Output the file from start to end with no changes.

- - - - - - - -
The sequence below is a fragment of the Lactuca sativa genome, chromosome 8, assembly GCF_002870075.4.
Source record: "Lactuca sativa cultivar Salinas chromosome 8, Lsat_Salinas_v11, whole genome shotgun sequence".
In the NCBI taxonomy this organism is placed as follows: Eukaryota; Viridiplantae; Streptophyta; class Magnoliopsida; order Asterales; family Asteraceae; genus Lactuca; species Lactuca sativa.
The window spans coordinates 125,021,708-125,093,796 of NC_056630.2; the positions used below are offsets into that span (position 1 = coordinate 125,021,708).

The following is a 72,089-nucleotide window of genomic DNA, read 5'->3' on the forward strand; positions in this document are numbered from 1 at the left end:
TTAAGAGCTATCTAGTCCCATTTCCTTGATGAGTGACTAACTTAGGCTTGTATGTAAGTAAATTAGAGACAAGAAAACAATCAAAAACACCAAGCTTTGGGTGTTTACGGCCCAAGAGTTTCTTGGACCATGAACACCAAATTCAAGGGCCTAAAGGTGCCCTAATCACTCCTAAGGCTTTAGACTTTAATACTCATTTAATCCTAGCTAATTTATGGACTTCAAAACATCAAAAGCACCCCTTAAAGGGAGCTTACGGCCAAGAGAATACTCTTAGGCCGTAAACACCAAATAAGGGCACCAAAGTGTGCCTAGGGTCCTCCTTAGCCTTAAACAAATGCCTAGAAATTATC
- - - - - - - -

The sequence below is a fragment of the Lactuca sativa genome, chromosome 8, assembly GCF_002870075.4.
Source record: "Lactuca sativa cultivar Salinas chromosome 8, Lsat_Salinas_v11, whole genome shotgun sequence".
In the NCBI taxonomy this organism is placed as follows: Eukaryota; Viridiplantae; Streptophyta; class Magnoliopsida; order Asterales; family Asteraceae; genus Lactuca; species Lactuca sativa.
The window spans coordinates 125,021,708-125,093,796 of NC_056630.2; the positions used below are offsets into that span (position 1 = coordinate 125,021,708).

The following is a 72,089-nucleotide window of genomic DNA, read 5'->3' on the forward strand; positions in this document are numbered from 1 at the left end:
TTAAGAGCTATCTAGTCCCATTTCCTTGATGAGTGACTAACTTAGGCTTGTATGTAAGTAAATTAGAGACAAGAAAACAATCAAAAACACCAAGCTTTGGGTGTTTACGGCCCAAGAGTTTCTTGGACCATGAACACCAAATTCAAGGGCCTAAAGGTGCCCTAATCACTCCTAAGGCTTTAGACTTTAATACTCATTTAATCCTAGCTAATTTATGGACTTCAAAACATCAAAAGCACCCCTTAAAGGGAGCTTACGGCCAAGAGAATACTCTTAGGCCGTAAACACCAAATAAGGGCACCAAAGTGTGCCTAGGGTCCTCCTTAGCCTTAAACAAATGCCTAGAAATTATC